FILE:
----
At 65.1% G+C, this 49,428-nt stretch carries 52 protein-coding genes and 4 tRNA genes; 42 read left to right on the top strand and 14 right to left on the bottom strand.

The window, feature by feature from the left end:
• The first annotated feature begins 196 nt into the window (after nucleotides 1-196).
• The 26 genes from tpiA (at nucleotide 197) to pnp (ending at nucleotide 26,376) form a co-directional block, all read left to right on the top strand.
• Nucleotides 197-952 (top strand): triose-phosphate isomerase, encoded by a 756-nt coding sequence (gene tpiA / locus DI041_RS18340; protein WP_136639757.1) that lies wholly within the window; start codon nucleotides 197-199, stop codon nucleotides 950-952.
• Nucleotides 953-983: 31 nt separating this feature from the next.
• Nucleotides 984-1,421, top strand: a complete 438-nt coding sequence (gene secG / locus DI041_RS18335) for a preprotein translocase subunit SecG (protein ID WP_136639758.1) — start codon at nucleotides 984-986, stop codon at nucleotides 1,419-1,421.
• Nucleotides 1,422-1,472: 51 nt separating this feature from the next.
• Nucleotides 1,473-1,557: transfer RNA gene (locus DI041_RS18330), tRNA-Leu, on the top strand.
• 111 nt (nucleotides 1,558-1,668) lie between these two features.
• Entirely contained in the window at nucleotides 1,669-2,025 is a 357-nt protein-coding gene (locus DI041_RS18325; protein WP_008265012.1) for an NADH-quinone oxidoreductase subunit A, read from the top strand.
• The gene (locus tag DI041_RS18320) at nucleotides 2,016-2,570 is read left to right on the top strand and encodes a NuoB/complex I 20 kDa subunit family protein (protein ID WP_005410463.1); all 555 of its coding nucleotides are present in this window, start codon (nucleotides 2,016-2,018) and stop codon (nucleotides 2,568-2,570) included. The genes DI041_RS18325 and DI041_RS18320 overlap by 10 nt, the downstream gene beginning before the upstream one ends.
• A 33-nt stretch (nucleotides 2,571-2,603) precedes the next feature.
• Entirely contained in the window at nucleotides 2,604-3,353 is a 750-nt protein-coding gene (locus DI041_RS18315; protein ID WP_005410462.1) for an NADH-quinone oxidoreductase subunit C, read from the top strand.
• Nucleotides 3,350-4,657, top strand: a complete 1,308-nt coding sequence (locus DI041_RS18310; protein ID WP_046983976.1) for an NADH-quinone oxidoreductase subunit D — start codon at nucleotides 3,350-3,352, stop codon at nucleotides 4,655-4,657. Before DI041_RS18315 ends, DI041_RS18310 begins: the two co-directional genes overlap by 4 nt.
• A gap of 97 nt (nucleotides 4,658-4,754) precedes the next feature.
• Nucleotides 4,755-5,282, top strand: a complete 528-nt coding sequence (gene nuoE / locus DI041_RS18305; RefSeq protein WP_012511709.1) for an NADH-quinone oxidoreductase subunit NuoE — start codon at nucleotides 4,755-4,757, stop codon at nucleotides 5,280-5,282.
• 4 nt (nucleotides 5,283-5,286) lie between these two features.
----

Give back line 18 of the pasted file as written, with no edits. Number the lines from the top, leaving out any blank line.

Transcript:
• 4 nt (nucleotides 5,283-5,286) lie between these two features.